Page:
It's easy to laugh at critics in the past stupidly missing their day's brightest talents-- Melville mocked, Gaugin and Van Gogh scorned and ignored, "Vertigo" dismissed and misunderstood. Man, were those critics stupid! we exclaim with amazement. But are our times different?
Yesterday evening Lawrence Richette's Center City Philly reading was well-attended by friends and the curious. Though a bit nervous at first, Richette ably explained his book, answered many questions, and read several passages. But where was local media to cover the event? He's the city's best (maybe only) serious, adult novelist. Why weren't Carlin Romano or Karen Heller of the Philadelphia Inquirer, or reporters from the freebie "alternative" papers, there to interview Richette?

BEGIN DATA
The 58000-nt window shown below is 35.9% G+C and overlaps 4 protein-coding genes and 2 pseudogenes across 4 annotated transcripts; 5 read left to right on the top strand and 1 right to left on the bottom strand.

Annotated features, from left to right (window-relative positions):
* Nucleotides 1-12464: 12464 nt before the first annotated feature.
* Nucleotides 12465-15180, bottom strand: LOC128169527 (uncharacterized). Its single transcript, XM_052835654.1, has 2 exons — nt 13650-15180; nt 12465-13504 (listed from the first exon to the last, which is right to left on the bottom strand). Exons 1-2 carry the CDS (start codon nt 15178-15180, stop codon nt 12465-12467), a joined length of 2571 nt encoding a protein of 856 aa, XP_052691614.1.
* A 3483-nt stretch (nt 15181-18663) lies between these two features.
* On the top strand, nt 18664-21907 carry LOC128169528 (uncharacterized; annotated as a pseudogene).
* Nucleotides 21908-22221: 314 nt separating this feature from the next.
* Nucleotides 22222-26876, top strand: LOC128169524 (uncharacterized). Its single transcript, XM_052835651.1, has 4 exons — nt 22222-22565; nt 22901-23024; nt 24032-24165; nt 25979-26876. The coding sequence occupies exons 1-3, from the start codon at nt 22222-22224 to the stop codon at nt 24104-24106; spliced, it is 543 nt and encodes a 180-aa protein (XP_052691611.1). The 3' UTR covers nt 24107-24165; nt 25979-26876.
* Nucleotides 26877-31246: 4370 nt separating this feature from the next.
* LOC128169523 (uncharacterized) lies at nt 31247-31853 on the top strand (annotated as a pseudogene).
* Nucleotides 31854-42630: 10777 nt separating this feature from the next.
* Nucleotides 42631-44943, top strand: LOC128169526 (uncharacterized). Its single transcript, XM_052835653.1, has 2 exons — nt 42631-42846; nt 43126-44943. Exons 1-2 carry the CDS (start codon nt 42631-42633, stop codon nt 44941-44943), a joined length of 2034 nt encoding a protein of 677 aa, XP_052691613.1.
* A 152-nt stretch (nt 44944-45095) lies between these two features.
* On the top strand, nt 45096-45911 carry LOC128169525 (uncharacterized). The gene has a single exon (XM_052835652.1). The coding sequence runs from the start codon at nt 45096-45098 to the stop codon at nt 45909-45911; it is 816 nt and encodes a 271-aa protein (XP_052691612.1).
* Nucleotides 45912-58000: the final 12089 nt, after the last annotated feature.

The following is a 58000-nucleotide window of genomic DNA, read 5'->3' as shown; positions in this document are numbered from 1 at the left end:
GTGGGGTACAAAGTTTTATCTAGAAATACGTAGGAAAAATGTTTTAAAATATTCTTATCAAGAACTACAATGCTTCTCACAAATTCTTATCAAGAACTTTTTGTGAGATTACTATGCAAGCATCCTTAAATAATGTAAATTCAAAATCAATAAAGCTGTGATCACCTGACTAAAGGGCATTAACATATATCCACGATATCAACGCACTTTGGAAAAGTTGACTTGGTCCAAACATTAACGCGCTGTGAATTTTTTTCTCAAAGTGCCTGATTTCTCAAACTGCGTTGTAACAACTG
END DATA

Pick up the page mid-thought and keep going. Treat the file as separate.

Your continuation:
These Missing-In-Action journalists hurt only themselves. How should future lit-historians treat these goofs? Larry is Philly's John O'Hara. At least one of his books, The Fault Line, about the MOVE tragedy, qualifies in my mind as important. Here he is, writing hard, available to all, but the Approved chroniclers of the time are nowhere around. They're mice-- deaf, dumb, and blind-- scurrying around frantically but getting everything wrong. Someday they'll be laughed at.
How will future lit-historians treat Philip Roth's overhyped book? If they dig to the modest extent I did they'll know it's a joke. Which will throw relief on the sycophantic magazines-- Bookforum, Believer, and such-- which without an ounce of scrutiny or sense lined up to praise Roth's shoddy work.
Whether or not the ULA wins the critical battle now, we certainly will in the future when the pull of cronyism and corruption regarding this era's writers is no longer in force.